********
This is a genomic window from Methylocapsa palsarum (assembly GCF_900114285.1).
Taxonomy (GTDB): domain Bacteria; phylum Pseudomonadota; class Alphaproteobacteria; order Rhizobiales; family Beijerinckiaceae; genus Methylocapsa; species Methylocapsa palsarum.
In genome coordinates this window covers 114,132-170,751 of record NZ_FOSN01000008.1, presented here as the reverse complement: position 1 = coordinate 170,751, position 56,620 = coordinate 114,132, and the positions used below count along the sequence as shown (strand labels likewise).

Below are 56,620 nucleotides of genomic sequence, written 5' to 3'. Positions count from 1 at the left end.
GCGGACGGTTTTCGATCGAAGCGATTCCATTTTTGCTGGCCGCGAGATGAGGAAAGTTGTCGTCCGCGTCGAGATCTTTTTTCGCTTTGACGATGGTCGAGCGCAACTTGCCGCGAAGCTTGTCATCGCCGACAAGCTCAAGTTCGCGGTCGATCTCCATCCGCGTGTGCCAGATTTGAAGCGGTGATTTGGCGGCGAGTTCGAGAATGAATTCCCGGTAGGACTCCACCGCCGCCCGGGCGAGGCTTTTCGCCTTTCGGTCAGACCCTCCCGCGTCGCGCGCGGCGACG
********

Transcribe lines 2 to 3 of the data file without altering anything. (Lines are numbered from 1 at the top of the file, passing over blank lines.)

Taxonomy (GTDB): domain Bacteria; phylum Pseudomonadota; class Alphaproteobacteria; order Rhizobiales; family Beijerinckiaceae; genus Methylocapsa; species Methylocapsa palsarum.
In genome coordinates this window covers 114,132-170,751 of record NZ_FOSN01000008.1, presented here as the reverse complement: position 1 = coordinate 170,751, position 56,620 = coordinate 114,132, and the positions used below count along the sequence as shown (strand labels likewise).